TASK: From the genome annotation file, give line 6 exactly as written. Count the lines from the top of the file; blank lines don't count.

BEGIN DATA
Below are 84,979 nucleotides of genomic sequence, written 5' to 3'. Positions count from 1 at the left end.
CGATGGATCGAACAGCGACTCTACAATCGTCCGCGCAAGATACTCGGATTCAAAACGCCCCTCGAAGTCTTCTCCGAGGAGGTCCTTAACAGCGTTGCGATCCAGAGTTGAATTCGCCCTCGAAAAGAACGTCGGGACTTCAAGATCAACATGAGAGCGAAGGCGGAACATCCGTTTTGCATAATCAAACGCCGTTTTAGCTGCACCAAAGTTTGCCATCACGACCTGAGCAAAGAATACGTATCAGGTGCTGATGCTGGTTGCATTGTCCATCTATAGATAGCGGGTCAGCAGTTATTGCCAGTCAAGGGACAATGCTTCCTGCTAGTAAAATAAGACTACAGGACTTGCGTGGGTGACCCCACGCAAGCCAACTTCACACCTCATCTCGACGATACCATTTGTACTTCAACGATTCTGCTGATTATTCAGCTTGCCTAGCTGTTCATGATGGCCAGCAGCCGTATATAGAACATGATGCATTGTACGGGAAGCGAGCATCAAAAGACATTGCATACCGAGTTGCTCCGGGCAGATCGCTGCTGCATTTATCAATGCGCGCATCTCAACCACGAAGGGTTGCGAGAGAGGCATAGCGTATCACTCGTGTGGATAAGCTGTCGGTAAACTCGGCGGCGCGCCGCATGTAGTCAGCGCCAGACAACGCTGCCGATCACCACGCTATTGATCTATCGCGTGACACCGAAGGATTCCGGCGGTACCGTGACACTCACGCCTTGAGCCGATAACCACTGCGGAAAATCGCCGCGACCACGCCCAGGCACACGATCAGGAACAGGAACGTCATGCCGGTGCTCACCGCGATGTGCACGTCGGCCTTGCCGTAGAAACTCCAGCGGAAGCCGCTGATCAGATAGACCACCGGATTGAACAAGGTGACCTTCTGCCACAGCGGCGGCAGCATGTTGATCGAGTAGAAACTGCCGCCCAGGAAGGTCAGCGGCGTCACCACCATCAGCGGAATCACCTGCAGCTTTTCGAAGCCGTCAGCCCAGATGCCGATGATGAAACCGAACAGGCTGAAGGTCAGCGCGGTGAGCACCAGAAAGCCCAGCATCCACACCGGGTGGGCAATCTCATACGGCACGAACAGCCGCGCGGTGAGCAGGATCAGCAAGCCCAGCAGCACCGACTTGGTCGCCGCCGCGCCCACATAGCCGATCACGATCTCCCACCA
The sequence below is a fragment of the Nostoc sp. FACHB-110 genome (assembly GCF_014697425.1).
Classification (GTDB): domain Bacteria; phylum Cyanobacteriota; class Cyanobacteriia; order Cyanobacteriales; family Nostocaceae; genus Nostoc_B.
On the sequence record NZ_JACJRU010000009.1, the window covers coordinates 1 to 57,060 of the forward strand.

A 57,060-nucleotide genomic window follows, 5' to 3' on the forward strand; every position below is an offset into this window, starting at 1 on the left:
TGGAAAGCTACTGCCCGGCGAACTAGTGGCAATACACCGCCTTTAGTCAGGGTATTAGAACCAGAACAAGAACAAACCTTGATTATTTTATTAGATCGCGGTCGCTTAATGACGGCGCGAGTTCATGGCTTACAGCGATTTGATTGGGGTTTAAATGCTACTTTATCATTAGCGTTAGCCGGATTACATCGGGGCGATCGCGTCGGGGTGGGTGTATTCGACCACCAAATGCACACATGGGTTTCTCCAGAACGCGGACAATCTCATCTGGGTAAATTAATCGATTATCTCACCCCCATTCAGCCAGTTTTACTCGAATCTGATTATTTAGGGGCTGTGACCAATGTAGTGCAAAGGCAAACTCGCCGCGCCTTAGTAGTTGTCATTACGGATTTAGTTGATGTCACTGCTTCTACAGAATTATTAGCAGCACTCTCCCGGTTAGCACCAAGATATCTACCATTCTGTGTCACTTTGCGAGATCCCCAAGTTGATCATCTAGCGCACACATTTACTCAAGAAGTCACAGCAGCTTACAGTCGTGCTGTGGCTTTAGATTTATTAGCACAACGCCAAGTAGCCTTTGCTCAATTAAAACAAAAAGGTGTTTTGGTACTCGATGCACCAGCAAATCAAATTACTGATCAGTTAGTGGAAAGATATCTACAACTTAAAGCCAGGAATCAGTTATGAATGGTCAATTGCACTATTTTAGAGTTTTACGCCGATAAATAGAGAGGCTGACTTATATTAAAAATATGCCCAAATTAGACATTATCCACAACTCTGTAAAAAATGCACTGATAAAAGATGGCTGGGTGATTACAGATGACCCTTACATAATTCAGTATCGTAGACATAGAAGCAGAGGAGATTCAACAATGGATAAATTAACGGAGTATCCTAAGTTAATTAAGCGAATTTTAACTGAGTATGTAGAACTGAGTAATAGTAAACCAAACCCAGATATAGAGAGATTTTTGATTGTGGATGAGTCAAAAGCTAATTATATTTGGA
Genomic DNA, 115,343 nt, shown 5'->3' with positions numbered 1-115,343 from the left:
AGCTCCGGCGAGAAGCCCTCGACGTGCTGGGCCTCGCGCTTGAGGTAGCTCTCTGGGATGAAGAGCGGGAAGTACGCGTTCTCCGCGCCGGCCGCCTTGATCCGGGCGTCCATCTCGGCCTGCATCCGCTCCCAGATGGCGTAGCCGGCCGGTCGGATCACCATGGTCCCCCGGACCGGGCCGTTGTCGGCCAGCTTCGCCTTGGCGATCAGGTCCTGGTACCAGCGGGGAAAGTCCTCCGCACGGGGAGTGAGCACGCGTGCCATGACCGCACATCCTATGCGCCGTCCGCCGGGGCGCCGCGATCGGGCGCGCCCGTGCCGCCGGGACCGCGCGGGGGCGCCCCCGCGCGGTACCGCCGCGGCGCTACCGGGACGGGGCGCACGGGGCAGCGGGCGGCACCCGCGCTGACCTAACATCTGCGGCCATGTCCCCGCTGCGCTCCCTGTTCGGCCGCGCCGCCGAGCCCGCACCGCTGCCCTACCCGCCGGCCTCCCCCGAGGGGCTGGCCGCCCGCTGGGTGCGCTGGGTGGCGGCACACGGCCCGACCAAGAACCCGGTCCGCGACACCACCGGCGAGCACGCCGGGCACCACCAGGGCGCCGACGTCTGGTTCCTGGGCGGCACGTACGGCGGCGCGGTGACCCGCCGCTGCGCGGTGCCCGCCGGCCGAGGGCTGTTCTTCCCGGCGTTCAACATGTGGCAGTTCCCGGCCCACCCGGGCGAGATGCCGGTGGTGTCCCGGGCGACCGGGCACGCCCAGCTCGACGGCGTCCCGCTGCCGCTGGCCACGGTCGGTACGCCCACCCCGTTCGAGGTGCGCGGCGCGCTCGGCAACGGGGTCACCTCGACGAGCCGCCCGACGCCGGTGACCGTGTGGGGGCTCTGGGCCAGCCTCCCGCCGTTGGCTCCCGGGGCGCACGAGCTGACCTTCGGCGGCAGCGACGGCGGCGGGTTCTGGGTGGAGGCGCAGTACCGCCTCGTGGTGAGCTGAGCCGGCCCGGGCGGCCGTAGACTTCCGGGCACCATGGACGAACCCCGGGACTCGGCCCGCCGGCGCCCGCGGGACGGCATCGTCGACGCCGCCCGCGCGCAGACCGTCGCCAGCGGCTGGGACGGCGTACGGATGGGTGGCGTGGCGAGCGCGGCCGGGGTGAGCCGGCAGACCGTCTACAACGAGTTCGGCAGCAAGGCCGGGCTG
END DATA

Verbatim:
A 57,060-nucleotide genomic window follows, 5' to 3' on the forward strand; every position below is an offset into this window, starting at 1 on the left: